CHRISTOF MAUCH and SYLVIA MAYER, eds., American Environments: Climate—Cultures—Catastrophes (Heidelberg: Winter 2012), 195pp. Reviewed by Michael Basseler
Amerikastudien / American Studies 59.2 (2014)
This collection of essays, based on a 2010 conference at the Rachel Carson Center for Environment and Society in Munich, displays some of the most recent approaches in environmental humanities by addressing “the connection between cultural values, individual experience, and human decision on the one hand, and environmental change on the other” (1). Its focus on American environments and public debates on issues of climate change, environmental politics and perception as well as its emphasis on risk and disaster are supposed to reflect two things, namely the great frequency and destructiveness of ‘natural’ disasters on the North American continent as well as the omnipresence of representations of such catastrophes in the popular imagination. The contributions cover the disciplinary range from political science, (environmental) history, and cultural geography to media and cultural studies.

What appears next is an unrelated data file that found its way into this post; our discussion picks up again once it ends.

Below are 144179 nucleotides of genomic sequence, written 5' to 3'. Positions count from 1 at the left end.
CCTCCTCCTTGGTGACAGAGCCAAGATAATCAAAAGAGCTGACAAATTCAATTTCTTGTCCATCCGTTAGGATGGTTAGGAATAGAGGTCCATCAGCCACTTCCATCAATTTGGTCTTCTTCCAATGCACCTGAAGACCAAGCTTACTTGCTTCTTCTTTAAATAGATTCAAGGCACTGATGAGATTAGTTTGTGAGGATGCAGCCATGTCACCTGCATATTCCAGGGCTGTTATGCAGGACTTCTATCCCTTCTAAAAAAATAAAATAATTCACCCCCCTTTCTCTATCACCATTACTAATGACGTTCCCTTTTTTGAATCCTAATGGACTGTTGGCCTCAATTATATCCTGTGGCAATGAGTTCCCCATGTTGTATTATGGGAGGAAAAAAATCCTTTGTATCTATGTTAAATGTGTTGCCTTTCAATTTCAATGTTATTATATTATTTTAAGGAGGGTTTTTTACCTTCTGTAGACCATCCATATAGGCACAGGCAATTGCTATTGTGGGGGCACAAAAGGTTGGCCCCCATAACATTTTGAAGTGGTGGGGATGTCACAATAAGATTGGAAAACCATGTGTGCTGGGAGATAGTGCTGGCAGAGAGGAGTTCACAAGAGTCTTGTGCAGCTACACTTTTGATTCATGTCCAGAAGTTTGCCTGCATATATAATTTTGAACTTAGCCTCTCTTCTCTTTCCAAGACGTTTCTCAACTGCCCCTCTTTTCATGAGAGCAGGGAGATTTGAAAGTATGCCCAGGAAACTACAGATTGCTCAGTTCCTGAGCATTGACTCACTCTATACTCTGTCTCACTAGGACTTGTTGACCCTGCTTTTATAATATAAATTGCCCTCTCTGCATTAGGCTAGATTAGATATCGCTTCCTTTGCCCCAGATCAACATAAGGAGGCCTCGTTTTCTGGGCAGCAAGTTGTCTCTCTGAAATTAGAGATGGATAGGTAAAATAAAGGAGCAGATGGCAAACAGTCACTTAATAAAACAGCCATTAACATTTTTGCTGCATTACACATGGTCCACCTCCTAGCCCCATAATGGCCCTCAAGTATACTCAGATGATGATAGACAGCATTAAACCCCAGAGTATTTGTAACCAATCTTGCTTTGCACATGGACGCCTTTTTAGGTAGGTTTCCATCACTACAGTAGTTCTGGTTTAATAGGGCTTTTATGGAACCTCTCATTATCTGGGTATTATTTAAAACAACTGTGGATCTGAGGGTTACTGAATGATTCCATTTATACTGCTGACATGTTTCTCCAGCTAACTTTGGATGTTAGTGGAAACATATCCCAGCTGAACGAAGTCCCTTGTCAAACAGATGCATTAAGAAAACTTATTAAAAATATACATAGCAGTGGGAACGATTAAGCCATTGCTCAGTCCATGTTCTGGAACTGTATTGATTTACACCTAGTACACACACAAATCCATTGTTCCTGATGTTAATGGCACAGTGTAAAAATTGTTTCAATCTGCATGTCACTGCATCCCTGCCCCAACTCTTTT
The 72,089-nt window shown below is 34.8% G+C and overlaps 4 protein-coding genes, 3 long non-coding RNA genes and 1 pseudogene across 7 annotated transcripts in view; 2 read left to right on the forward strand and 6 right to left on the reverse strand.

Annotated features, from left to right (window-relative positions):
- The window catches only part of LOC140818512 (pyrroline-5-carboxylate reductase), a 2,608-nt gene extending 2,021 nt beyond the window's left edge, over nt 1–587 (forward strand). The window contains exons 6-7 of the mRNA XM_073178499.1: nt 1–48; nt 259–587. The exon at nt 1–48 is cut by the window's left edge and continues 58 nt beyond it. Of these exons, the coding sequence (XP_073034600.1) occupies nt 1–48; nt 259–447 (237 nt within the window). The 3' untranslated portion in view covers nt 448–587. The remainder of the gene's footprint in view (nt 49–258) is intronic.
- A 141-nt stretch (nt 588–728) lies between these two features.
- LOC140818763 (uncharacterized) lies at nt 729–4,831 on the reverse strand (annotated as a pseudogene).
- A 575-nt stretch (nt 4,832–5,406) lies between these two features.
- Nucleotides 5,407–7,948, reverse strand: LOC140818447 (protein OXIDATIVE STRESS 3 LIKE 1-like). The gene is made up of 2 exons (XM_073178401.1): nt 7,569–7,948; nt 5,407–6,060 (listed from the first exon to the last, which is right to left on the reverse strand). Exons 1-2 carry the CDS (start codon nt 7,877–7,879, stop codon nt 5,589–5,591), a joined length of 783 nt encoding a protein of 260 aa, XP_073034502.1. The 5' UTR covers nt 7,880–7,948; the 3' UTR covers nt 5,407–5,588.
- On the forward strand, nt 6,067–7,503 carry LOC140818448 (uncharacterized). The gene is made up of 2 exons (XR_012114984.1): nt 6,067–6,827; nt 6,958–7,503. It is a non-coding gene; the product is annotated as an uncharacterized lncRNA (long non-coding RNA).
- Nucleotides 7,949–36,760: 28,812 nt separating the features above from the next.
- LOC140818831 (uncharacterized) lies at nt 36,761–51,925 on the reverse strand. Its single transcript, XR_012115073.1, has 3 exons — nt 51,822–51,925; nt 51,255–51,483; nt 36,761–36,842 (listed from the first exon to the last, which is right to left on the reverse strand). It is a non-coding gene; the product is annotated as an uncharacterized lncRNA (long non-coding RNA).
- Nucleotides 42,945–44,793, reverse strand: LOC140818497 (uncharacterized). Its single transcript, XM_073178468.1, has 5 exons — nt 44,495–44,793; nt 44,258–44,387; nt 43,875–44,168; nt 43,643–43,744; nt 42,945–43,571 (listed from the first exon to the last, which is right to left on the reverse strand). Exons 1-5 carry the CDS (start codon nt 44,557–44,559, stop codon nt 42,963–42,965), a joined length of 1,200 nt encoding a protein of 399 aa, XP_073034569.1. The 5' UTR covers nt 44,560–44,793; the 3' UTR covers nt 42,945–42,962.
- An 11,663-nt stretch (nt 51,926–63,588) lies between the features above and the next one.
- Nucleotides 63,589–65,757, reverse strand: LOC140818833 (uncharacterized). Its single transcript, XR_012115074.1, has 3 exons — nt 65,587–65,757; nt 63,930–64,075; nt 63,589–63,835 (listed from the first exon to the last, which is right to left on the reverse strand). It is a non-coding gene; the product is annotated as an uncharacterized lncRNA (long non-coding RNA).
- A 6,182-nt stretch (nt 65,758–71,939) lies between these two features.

The short introduction sketches out The United States’ relationship with the environment in the past and present. Mauch and Mayer argue that natural disasters as well as the representation of such real or imagined catastrophes in the popular imagination “play a powerful role in the general perception of the natural environment and in the production of knowledge” (2). While this certainly makes for an intriguing point of departure, the editors unfortunately miss the opportunity to further elaborate on both the interrelation of the volume’s key concepts—climate, cultures, and catastrophes—and the three sections into which the essays are divided. This is, perhaps, the only drawback in the volume’s otherwise rich ointment: a slightly more substantial and conceptually comprehensive introduction would have easily turned this collection of high-quality essays into a coherent volume.